, Volume 44, Issue 1–2, pp 143–150 | Cite as

Environmental correlations among grain yield and other important traits of wheat in drylands

  • A. Hadjichristodoulou


Environmental correlation coefficients were computed among all pairs of five traits, namely grain yield, heading date, number of tillers per m2, plant height and 1000-grain weight (grain size) using 30 Triticum durum and 30 Triticum aestivum varieties grown in 18 environments. Grain yield was significantly correlated with the other four traits in almost all of the varieties. The mean correlation coefficient over all varieties ranged from 0.58 to −0.83 for durum wheat and 0.66 to 0.88 for aestivum wheat. The correlation coefficients between heading date and the other traits were also significant, ranging from −0.45 to −0.79 in durum wheat and −0.61 to −0.85 in aestivum wheat. The correlation coefficient between number of tillers with plant height and 1000-grain weight were the smallest, 0.19−0.32 in durum wheat and 0.39−0.60 in aestivum wheat. It was concluded that agronomic practices favouring early and good stand establishment in the dry regions will favour the yield components and important adaptive traits, which contribute towards larger yields. Significant differences were found among genotypes in the environmental correlation coefficients and the associated changes in one trait as a result of changes in other traits.

Key words

Triticum aestivum wheat Triticum durum durum environmental correlations grain yield plant height tiller number grain size 


Unable to display preview. Download preview PDF.

Unable to display preview. Download preview PDF.


  1. Daniels, R.W., M.B. Alcock & D.H. Scarisbrick, 1982. A reapraisal of stem reserve contribution to grain yield in spring barley (Hordeum vulgare L.). J. agric. Sci., Cambr. 98: 347–355.Google Scholar
  2. Darwinkel, A., B.A. Ten Hag & J. Kuizenga, 1977. Effect of sowing date and seed rate on crop development and grain production of winter wheat. Netherland J. of Agr. Sci. 25: 83–94.Google Scholar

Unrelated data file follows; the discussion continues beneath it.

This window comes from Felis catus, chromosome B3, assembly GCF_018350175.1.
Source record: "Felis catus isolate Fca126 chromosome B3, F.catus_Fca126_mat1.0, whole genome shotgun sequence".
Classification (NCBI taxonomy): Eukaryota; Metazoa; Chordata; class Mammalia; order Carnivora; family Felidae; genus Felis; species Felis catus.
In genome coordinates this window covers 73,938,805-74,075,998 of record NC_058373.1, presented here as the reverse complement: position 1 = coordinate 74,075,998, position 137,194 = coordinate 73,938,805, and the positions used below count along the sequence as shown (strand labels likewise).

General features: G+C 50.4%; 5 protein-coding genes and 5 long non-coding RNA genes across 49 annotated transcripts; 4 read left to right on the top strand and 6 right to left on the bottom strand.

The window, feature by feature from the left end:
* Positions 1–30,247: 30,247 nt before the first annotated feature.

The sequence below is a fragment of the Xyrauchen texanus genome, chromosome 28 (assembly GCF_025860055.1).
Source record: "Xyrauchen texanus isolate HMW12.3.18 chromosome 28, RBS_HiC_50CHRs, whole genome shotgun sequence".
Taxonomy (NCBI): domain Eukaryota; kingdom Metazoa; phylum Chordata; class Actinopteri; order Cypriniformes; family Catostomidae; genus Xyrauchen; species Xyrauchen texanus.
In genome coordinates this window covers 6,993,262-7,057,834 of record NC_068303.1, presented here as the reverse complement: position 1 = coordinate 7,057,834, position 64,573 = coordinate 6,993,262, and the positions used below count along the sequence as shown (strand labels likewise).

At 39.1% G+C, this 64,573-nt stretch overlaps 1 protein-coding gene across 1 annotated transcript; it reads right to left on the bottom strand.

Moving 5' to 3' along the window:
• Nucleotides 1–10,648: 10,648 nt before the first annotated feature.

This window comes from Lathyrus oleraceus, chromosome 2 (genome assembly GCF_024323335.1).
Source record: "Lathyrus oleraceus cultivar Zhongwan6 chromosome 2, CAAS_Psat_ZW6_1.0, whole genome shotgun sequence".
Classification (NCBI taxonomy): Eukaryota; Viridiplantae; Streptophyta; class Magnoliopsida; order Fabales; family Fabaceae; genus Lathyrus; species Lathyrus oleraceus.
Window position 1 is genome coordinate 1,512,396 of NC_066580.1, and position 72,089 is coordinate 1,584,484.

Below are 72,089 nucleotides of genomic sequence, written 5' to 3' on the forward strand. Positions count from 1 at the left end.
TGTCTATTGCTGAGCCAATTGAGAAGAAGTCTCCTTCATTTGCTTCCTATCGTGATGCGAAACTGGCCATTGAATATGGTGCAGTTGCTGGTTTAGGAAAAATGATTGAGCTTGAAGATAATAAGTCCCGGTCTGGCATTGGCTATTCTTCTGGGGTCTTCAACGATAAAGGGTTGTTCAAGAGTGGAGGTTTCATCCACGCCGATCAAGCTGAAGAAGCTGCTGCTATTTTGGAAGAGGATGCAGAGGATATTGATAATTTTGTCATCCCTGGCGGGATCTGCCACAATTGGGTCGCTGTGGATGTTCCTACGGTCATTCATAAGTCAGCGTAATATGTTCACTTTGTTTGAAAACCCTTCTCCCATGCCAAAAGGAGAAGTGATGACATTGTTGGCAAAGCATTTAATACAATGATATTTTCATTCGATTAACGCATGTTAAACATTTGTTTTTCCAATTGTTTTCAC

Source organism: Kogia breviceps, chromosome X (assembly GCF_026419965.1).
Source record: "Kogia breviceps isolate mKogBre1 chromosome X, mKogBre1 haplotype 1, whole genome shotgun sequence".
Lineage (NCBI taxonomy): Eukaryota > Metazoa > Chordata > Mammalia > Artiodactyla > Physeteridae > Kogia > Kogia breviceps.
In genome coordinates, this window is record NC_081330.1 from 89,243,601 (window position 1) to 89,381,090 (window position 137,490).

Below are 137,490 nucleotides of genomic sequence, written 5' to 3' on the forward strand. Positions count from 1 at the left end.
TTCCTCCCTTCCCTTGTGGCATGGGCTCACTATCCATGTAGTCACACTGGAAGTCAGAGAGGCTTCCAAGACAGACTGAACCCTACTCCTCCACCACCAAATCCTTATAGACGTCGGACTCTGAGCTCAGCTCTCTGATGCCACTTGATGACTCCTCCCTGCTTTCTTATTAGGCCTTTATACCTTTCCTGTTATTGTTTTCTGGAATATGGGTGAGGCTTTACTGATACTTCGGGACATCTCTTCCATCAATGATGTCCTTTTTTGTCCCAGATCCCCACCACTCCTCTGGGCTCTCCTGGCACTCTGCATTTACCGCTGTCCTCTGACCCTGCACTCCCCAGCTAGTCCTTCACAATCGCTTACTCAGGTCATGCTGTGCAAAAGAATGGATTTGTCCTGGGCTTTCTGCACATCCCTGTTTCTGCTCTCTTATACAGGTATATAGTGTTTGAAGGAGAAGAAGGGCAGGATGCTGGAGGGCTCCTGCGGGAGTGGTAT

3. Falconer, D.S., 1960. Introduction to quantitative genetics. The Ronald Press Company, N. York, 365 p.Google Scholar
  4. Gallacher, J.N., P.V. Biscoe & R.K. Scott, 1975. Barley and its environment. B. Stability of grain weight. J. of Appl. Ecol. 12: 319–336.Google Scholar
  5. Hadjichristodoulou, A., 1982. The effects of annual precipitation and its distribution on grain yield of dryland cereals. J. of Agr. Sci. Cambr. 99: 261–270.Google Scholar
  6. Hadjichristodoulou, A., 1987. The effects of optimum heading date and its stability on yield and consistency of performance of barley and durum wheat in dry areas. J. of Agr. Sci. Cambr. 108: 599–608.Google Scholar
  7. Photiades, J. & A. Hadjichristodoulou, 1984. Sowing date, sowing depth, seed rate and row spacing of wheat and barley under dryland conditions. Field Crops Research 9: 151–162.CrossRefGoogle Scholar
  8. Scott, R.K. & Ruth Dennis-Jones, 1976. The physiological background of barley. J. of the Nat. Inst. of Agric. Bot. 14: 182–187.Google Scholar
  9. Storrier, R.R. 1975. Wheat nutrition. In: A. Lazenby & E.M. Matheson (Eds) Australian Field Crops, Vol. 1: Wheat and Other Temperature Cereals, 256–287. Angus and Robertson, London.Google Scholar

Copyright information

© Kluwer Academic Publishers 1989

Authors and Affiliations

  • A. Hadjichristodoulou
    • 1
  1. 1.Agricultural Research InstituteNicosiaCyprus

Personalised recommendations